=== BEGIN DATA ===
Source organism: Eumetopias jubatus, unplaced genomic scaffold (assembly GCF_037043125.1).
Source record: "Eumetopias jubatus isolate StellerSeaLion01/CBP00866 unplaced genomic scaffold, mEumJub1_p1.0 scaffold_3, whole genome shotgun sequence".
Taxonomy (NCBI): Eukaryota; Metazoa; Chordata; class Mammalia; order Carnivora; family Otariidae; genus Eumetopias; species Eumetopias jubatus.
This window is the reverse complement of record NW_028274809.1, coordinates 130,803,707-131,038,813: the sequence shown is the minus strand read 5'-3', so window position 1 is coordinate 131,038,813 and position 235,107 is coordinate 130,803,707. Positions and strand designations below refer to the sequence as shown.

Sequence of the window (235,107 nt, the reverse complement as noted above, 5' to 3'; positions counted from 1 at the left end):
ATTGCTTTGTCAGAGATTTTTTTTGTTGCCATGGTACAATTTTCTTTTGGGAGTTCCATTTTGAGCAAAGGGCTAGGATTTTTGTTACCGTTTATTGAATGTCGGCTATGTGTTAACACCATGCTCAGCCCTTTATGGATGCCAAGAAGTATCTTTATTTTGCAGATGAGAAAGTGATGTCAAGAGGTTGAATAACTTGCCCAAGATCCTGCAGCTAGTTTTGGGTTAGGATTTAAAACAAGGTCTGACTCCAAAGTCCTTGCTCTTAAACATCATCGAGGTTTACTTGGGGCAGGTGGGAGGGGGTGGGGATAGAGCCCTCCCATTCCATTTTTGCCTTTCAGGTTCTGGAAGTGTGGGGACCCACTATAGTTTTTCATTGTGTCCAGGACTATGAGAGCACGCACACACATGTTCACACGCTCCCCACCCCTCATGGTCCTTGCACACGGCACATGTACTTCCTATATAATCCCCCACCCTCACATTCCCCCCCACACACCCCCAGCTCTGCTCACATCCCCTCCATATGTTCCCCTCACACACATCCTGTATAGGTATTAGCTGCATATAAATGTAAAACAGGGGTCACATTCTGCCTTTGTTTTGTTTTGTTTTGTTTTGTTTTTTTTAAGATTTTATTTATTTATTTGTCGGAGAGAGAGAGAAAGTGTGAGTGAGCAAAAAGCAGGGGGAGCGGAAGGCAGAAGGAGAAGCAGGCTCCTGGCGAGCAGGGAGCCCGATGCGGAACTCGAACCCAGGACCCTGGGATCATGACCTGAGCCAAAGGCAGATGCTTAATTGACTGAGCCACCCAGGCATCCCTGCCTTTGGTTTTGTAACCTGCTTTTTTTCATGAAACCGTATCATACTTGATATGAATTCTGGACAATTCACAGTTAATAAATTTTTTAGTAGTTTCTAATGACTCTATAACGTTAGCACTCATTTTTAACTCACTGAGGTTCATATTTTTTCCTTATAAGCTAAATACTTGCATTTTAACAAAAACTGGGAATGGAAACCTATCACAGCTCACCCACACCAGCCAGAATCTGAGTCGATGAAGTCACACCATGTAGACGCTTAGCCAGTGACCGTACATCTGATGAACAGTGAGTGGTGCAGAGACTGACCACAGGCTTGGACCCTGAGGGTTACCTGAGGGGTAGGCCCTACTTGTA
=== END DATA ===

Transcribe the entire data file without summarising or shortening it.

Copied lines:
Source organism: Eumetopias jubatus, unplaced genomic scaffold (assembly GCF_037043125.1).
Source record: "Eumetopias jubatus isolate StellerSeaLion01/CBP00866 unplaced genomic scaffold, mEumJub1_p1.0 scaffold_3, whole genome shotgun sequence".
Taxonomy (NCBI): Eukaryota; Metazoa; Chordata; class Mammalia; order Carnivora; family Otariidae; genus Eumetopias; species Eumetopias jubatus.
This window is the reverse complement of record NW_028274809.1, coordinates 130,803,707-131,038,813: the sequence shown is the minus strand read 5'-3', so window position 1 is coordinate 131,038,813 and position 235,107 is coordinate 130,803,707. Positions and strand designations below refer to the sequence as shown.

Sequence of the window (235,107 nt, the reverse complement as noted above, 5' to 3'; positions counted from 1 at the left end):
ATTGCTTTGTCAGAGATTTTTTTTGTTGCCATGGTACAATTTTCTTTTGGGAGTTCCATTTTGAGCAAAGGGCTAGGATTTTTGTTACCGTTTATTGAATGTCGGCTATGTGTTAACACCATGCTCAGCCCTTTATGGATGCCAAGAAGTATCTTTATTTTGCAGATGAGAAAGTGATGTCAAGAGGTTGAATAACTTGCCCAAGATCCTGCAGCTAGTTTTGGGTTAGGATTTAAAACAAGGTCTGACTCCAAAGTCCTTGCTCTTAAACATCATCGAGGTTTACTTGGGGCAGGTGGGAGGGGGTGGGGATAGAGCCCTCCCATTCCATTTTTGCCTTTCAGGTTCTGGAAGTGTGGGGACCCACTATAGTTTTTCATTGTGTCCAGGACTATGAGAGCACGCACACACATGTTCACACGCTCCCCACCCCTCATGGTCCTTGCACACGGCACATGTACTTCCTATATAATCCCCCACCCTCACATTCCCCCCCACACACCCCCAGCTCTGCTCACATCCCCTCCATATGTTCCCCTCACACACATCCTGTATAGGTATTAGCTGCATATAAATGTAAAACAGGGGTCACATTCTGCCTTTGTTTTGTTTTGTTTTGTTTTGTTTTTTTTAAGATTTTATTTATTTATTTGTCGGAGAGAGAGAGAAAGTGTGAGTGAGCAAAAAGCAGGGGGAGCGGAAGGCAGAAGGAGAAGCAGGCTCCTGGCGAGCAGGGAGCCCGATGCGGAACTCGAACCCAGGACCCTGGGATCATGACCTGAGCCAAAGGCAGATGCTTAATTGACTGAGCCACCCAGGCATCCCTGCCTTTGGTTTTGTAACCTGCTTTTTTTCATGAAACCGTATCATACTTGATATGAATTCTGGACAATTCACAGTTAATAAATTTTTTAGTAGTTTCTAATGACTCTATAACGTTAGCACTCATTTTTAACTCACTGAGGTTCATATTTTTTCCTTATAAGCTAAATACTTGCATTTTAACAAAAACTGGGAATGGAAACCTATCACAGCTCACCCACACCAGCCAGAATCTGAGTCGATGAAGTCACACCATGTAGACGCTTAGCCAGTGACCGTACATCTGATGAACAGTGAGTGGTGCAGAGACTGACCACAGGCTTGGACCCTGAGGGTTACCTGAGGGGTAGGCCCTACTTGTA